A life of complete silence

I have always been Deaf.

However a hearing aid has always benefitted me to an extent that I could communicate moderately easily with people, talk on the telephone once upon a time, hear my children shouting for my attention if they were nearby and even play and enjoy music. The hearing aid aided my lip-reading. Although I could often hear sounds, I rarely knew what they were unless I was facing the sound. I still relied on subtitles, I still relied on a lot of communication support when studying, but you know what? I think I did pretty well.

Without my hearing aid, I cannot hear anything. So what happens when even a hearing aid doesn’t give me anything?

If you read my last post (scared is not the word) then you’ll know that something has happened to my very precious right ear. All of a sudden, the hearing went and the Tinnitus started roaring.

I had hoped it was due to a sniffle. That sniffle came and went. I then hoped it was due to a blockage the audiologist found in there. That has now been cleared and there is no change. I’ve run out of ideas for why it might be temporary. Of course the hearing aid could be broken? I tried an old hearing aid and it was just the same.

I don’t know what happens next, but I have been thinking a lot about how life is going to change if this is indeed permanent.

The things you take for granted such as popping popcorn. I love popcorn, I often get the bags which you put in the microwave (salt overload, I know I know) and consider it a real treat to have some. I’ve always had to stand close to the microwave, to listen for when the pops were a second apart, and therefore the bag was ready to be opened. I had to listen very hard and sometimes they were a little bit scorched, but I could do it.

I tried to make myself some popcorn last night while my husband was out at a show. I kept my hand on the microwave as I couldn’t hear the pops, feeling for the little thuds of the kennels popping. But the little thuds are little. They’re not very strong, so when I thought it was done, the thuds were a second apart, turned out I had a lot of spare kennels in the bottom of the bag and only three quarters of a bowl full of popcorn.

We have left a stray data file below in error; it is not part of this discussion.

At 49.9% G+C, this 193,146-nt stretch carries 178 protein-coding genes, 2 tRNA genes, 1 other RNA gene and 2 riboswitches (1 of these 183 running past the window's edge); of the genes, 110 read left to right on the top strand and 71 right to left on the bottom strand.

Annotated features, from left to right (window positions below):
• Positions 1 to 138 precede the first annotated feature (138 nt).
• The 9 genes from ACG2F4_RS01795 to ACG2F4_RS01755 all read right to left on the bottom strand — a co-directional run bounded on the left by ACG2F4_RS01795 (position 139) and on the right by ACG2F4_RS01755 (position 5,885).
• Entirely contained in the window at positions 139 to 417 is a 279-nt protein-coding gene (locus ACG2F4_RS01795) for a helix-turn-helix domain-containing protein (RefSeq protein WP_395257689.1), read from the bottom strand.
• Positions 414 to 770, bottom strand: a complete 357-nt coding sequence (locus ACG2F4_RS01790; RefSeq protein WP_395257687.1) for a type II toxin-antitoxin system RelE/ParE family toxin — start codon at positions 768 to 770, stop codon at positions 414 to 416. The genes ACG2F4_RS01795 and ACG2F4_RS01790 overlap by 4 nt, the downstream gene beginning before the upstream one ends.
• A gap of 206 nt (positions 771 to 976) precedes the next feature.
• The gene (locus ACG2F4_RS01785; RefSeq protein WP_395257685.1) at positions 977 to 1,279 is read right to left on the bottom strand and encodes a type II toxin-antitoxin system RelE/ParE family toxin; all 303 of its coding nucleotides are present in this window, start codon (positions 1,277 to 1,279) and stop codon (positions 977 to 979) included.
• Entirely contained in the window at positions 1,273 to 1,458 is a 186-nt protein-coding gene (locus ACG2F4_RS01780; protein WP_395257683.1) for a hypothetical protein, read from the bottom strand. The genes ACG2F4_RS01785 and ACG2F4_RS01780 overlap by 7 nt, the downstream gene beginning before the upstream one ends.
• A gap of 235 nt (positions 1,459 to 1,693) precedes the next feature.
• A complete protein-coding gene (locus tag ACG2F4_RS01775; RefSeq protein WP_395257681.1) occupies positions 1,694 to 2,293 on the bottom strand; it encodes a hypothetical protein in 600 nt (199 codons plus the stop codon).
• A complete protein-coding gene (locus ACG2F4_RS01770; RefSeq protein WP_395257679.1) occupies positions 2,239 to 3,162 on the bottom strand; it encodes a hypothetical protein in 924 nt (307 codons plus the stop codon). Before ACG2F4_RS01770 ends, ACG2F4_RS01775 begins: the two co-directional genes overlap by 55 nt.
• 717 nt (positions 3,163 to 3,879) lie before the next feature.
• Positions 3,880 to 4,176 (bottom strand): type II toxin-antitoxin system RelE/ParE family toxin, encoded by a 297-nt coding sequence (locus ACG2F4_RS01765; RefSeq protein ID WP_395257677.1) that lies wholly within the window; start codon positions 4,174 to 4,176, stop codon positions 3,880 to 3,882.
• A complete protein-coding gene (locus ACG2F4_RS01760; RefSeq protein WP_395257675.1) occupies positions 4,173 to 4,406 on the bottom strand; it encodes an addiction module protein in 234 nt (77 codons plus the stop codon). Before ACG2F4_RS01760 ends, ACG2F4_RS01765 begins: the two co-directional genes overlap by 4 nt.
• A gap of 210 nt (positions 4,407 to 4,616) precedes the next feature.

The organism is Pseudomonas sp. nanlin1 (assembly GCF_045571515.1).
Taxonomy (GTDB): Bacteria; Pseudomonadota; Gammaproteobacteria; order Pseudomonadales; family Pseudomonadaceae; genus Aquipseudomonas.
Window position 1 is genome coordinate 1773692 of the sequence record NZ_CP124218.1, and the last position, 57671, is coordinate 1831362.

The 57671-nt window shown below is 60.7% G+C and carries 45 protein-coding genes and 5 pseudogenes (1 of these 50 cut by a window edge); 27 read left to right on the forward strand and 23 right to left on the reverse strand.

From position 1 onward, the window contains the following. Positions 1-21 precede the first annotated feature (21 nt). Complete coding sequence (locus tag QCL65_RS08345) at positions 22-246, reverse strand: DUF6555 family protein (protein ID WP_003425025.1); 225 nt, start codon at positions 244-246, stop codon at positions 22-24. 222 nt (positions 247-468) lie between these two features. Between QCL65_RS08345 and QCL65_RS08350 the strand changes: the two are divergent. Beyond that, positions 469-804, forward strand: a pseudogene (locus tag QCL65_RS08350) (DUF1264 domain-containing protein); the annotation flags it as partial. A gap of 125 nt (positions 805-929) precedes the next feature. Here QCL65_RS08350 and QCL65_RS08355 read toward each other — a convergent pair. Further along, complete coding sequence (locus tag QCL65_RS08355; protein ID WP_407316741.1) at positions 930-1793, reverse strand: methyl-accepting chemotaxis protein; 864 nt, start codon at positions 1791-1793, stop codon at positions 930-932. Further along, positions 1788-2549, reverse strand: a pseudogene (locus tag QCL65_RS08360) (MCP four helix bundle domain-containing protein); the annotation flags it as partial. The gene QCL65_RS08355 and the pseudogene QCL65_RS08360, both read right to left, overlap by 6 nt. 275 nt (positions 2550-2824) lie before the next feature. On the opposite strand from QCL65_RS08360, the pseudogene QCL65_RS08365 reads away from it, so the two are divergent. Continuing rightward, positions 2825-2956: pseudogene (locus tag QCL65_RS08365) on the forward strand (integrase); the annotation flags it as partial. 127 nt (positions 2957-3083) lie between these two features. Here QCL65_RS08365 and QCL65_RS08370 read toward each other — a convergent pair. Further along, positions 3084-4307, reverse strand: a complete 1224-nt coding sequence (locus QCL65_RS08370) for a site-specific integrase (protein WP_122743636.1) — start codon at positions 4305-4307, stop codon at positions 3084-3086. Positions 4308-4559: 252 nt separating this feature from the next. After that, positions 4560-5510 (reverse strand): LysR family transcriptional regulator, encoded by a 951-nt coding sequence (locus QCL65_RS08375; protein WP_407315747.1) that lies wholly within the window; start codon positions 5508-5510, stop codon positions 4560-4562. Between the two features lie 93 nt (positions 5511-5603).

And talking of my husband being out. I couldn’t find the baby monitor. The baby is a toddler now, the monitor was packed away in a bit of a decluttering panic I had a few weeks ago. I don’t know where it is, do you? But it did mean that I was a bit stuck for a device to let me know whether the small one had woken up, she doesn’t normally, but you can’t be too careful can you? Once she was sleeping through, I didn’t need the monitor anymore if my husband was on a very rare evening out. I could just sit on the computer doing my photography work, with no telly on, hearing aid on the loudest setting and all the doors open and if she woke, she’d shout so loud that I could often work out a noise was coming from upstairs. My house is tiny and the computer is right by our stairs.

Without the hearing aid, what do I do? I ended up camping out in my bedroom with the telly and my husband’s netbook and checking on her every 10-15 mins. Not the most relaxing way an evening, but at least it didn’t take long each time I checked her.

There have been two big issues with this whole not-hearing-anything-at-all situation. My children, and work.